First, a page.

Attribute-based breadcrumbs can also help the visitor explore alternative content that aligns with their chosen attributes. For example, the customer might explore products that match the attribute “boots”, or “size 5” (or both). This can help drive conversions and maximize your revenue. 

4 Best Design Practices for Breadcrumbs

No matter what type of breadcrumb trails you decide to use, there are some best practices that you can implement to ensure that they’re effective. Here are four best practices to keep in mind when creating your breadcrumbs. 

1. Don’t Replace Your Primary Navigation Menus

Breadcrumbs are a type of secondary navigation scheme. While every website is different, it’s generally a bad idea to replace all of your primary navigation menus with breadcrumbs.

It’s important to remember that not all visitor journeys are ordered – or logical! If you replace all your primary navigation menus with breadcrumbs, your visitors might struggle to move between unrelated content. 

Visitors may also arrive at a page without navigating the expected hierarchy, for example via Google search results. For visitors with no context, breadcrumbs may offer little value and can even be confusing.

When it comes to breadcrumbs in web design, you should view them as an extra feature that aids navigation. By providing both primary and secondary navigation schemes, you can give visitors the freedom to explore your site hierarchically or in a non-hierarchical manner.

2. Keep Your Titles Consistent

To avoid confusion, it’s a good idea to remain consistent with your page and breadcrumb titles. This is particularly important when you’re targeting specific keywords for SEO purposes.

The only exception is when a breadcrumb trail features repeating keywords or phrases. Search engines may interpret this repetition as over-optimization, and issue you with an SEO penalty. You may also choose to include the title of the current page in your breadcrumb trail. However, to avoid confusion it’s important to use plain text for the current page’s title, rather than a clickable link. 

If you’re using Yoast SEO, you can customize the text that appears as part of your breadcrumbs. This includes adding anchor text, as well as a prefix for the breadcrumb path:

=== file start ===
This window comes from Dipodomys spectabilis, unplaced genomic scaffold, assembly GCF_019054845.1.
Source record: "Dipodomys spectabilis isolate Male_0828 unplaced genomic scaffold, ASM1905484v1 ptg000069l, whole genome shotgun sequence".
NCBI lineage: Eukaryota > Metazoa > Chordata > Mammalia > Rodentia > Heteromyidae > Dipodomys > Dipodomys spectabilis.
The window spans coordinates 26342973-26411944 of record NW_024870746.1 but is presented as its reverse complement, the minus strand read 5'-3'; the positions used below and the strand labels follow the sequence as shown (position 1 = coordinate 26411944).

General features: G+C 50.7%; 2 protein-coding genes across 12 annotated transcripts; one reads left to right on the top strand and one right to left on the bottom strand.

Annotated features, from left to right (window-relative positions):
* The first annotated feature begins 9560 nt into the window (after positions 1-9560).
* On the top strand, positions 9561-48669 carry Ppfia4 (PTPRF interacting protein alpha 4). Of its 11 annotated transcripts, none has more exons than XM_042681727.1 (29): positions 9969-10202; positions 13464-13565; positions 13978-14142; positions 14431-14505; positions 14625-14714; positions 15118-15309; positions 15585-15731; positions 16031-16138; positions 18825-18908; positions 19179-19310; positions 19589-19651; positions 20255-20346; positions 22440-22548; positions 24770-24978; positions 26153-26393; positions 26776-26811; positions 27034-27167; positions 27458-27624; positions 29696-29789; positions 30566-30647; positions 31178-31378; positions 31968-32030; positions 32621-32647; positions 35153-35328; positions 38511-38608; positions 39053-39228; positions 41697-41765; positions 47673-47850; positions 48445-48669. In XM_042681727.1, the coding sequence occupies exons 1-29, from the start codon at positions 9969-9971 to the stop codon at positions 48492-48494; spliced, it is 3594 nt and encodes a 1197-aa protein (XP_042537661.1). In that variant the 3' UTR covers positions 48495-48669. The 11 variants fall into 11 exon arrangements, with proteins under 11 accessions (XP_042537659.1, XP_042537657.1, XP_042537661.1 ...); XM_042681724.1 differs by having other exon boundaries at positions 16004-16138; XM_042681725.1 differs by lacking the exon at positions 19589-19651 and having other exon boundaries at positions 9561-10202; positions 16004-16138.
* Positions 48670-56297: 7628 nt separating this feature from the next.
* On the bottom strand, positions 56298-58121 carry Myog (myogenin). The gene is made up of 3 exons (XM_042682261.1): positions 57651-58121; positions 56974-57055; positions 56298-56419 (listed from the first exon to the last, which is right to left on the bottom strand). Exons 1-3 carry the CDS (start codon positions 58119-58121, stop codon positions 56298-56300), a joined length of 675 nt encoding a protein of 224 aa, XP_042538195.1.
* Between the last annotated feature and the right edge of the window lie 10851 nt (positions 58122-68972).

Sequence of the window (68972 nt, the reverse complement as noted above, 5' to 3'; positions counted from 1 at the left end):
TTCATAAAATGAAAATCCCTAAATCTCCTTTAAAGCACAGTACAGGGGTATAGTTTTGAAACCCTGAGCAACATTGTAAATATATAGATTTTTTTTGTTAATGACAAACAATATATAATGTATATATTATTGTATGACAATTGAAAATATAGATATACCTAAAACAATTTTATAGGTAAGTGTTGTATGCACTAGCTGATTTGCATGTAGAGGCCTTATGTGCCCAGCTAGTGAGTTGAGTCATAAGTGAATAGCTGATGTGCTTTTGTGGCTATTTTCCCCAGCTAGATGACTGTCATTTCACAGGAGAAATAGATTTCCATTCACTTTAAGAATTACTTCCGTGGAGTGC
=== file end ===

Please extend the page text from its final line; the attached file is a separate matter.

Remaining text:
You can also change the taxonomy that’s used to create your breadcrumb trails. Any customizations you make will be reflected in Elementor’s breadcrumbs widget. 

3. Follow Breadcrumbs in Web Design Best Practices

When it comes to styling your breadcrumbs, it’s important to follow design best practices. This will help visitors interact with your breadcrumbs successfully.

Typically, website owners will use the greater than symbol (>) to separate hyperlinks in a breadcrumb trail. However, this symbol suggests a parent-child relationship, and path-based breadcrumbs, in particular, don’t necessarily work that way. When it comes to breadcrumbs in web design, there’s also a chance that the > symbol may clash with your site’s visuals.

Yoast SEO users can change the separator character by navigating to SEO > Search Appearance > Breadcrumbs menu. There you can enter any character you want, although common choices include arrows pointing to the right (), right angle quotation marks (»), and slashes (/). 

Sizing and padding are other important design considerations. From a usability perspective, it’s crucial that there’s enough space between the links in your breadcrumb trails. However, as a secondary navigation mechanism, it’s also important that your breadcrumb trails don’t distract from the primary navigation menu:


You can use Elementor to strike this delicate balancing act. To change the size and styling of any onscreen element, simply select it in the canvas and then spend some time exploring Elementor’s Style tab. 

4. Use Consistent Breadcrumb Placing

Typically, breadcrumb trails are displayed in the top half of the page. If you’re using a horizontal navigation menu, breadcrumbs are usually positioned directly beneath it.

If you follow these design conventions, visitors should have no problems locating your breadcrumbs. When your breadcrumb trail is displayed prominently at the top of the page, it also helps the visitor get orientated straight away. If you’re using Elementor’s breadcrumbs widget, you can position this widget anywhere onscreen using the drag-and-drop builder

When positioning your breadcrumbs, consistency is key. Displaying breadcrumbs in different locations across your site is only going to confuse and frustrate visitors, having a negative impact on their experience.

Improve User Experience With Breadcrumbs

Publishing lots of great content is essential for running a successful website. However, as your website grows it can become difficult to navigate. This is particularly true for e-commerce sites, which often have complex hierarchies consisting of multiple product categories.

Breadcrumbs can help visitors navigate your site more successfully. They can also encourage customers to browse, and can deliver a Search Engine Optimization (SEO) boost. If you’re using Elementor and Yoast SEO, you can add breadcrumbs to any page or post, and style them to perfectly match your site’s design. 

Do you have any questions about how to enhance your site’s navigation with breadcrumbs? Leave us a comment below!